Tropical Green Building refers to a set of environment-friendly practices to suit the unique conditions of creating buildings in tropical climates. Hot summers, heavy monsoons, and mild winters – ahallmarks of a tropical climate – calls for the use of responsible, resource-efficient materials and building practices, so the structure is comfortable to live in for residents throughout the year.
Tropical green building ideas have begun attracting interest in countries like India, Singapore, Malaysia, Sri Lanka and parts of Australia, owing to the scarcity of natural resources, the rising costs of energy and materials, and the very real effects of climate change.
While green building principles guide architecture even in temperate climates, the methods of construction in the tropics focus on keeping buildings cool in summer, preventing mosquito and other insect infestation, preventing mould and damp, and reducing maintenance costs for property owners throughout the lifecycle of the building. Buildings constructed keeping in mind the unique needs of their tropical settings have given rise to innovative techniques and materials. While they improve the health and comfort of occupants, they also conserve water and bring down costs associated with repair, maintenance, lighting and air conditioning.
This style of building needs close cooperation between property owners, architects, engineers, and designers. Collaboration is required at every stage, from site selection to material choice and procurement, and project execution.
Some approaches to tropical green building
- Site selection to maximise ventilation and take advantage of natural air circulation is an important component of tropical green building. Architects have also experimented with high vaulted ceilings and domed structures to keep the heat and humidity out.
- As far as possible, buildings ought to be designed without cutting natural vegetation. A tree cover on the periphery also helps improve the microclimate around the house.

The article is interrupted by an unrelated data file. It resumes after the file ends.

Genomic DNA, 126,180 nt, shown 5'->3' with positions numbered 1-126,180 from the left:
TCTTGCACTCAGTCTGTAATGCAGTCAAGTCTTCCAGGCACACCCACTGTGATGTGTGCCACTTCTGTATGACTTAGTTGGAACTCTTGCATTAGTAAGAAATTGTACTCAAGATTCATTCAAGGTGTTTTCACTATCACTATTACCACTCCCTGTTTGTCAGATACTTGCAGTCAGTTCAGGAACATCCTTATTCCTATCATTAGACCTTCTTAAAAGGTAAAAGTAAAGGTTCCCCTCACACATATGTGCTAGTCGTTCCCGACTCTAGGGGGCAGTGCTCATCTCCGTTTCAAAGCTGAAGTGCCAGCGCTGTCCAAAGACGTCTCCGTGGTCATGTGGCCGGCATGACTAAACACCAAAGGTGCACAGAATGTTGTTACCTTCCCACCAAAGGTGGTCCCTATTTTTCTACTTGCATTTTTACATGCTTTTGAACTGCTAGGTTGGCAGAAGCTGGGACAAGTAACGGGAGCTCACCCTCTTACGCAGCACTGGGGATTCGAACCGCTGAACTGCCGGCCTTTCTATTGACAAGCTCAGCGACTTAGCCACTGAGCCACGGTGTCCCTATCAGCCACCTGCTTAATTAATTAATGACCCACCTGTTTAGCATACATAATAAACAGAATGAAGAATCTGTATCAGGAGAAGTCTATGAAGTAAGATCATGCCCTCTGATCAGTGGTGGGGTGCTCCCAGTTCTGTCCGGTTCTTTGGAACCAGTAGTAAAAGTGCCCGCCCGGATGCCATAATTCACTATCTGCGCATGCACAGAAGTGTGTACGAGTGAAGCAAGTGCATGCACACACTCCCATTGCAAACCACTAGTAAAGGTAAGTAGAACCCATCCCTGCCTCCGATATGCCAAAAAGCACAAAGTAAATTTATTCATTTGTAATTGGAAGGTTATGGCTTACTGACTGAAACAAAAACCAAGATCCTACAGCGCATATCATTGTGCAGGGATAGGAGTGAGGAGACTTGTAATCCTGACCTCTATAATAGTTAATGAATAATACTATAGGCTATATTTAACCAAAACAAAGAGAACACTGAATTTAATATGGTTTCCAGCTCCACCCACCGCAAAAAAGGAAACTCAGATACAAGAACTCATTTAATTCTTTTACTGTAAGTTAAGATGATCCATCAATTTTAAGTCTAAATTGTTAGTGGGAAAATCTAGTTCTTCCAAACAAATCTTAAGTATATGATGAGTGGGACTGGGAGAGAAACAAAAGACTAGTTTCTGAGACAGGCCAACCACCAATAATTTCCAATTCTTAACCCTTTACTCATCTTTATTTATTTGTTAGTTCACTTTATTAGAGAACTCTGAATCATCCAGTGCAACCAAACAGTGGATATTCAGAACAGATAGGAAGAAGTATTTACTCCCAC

- Tropical green building also emphasises maximising natural lighting. This can be achieved by creating skylights, and large windows with overhangs to keep out the sun. Windows help natural air flow, promote passive cooling, and do away with the need for multiple light fixtures.
- The choice of construction material, be it fly ash bricks or rammed earth, doing away with plaster and chemical laden coating for interior walls, using reclaimed, repurposed wood, and fittings from demolished homes are all ways to bring down the carbon footprint of a structure.
- Usage of rainwater harvesting, and landscape that makes the best use of runoff water, and harnessing solar energy are other ways to ‘greenify’ a building.
- The roof is another structure where using the right design and materials can yield enormous benefits. Architects are experimenting with a variety of materials, like bamboo fiber reinforced concrete slab, reflective ceramic tiles as surfacing for waterproofing and heat reflection, terracotta tiles on a wooden framework and more. Using a material like Palmex artificial thatch – natural-looking, and insect- and mold-resistant – to build a roof, or layer on top of an existing structure made of RCC, tile, or wood, can also help cut down cooling and maintenance costs, while being environmentally responsible.
Do get in touch with us to learn more about how Palmex can be the right choice for your upcoming project, or to renovate your existing structure, and watch this space for useful information on troical green building.
Preeti Prakash | Journalist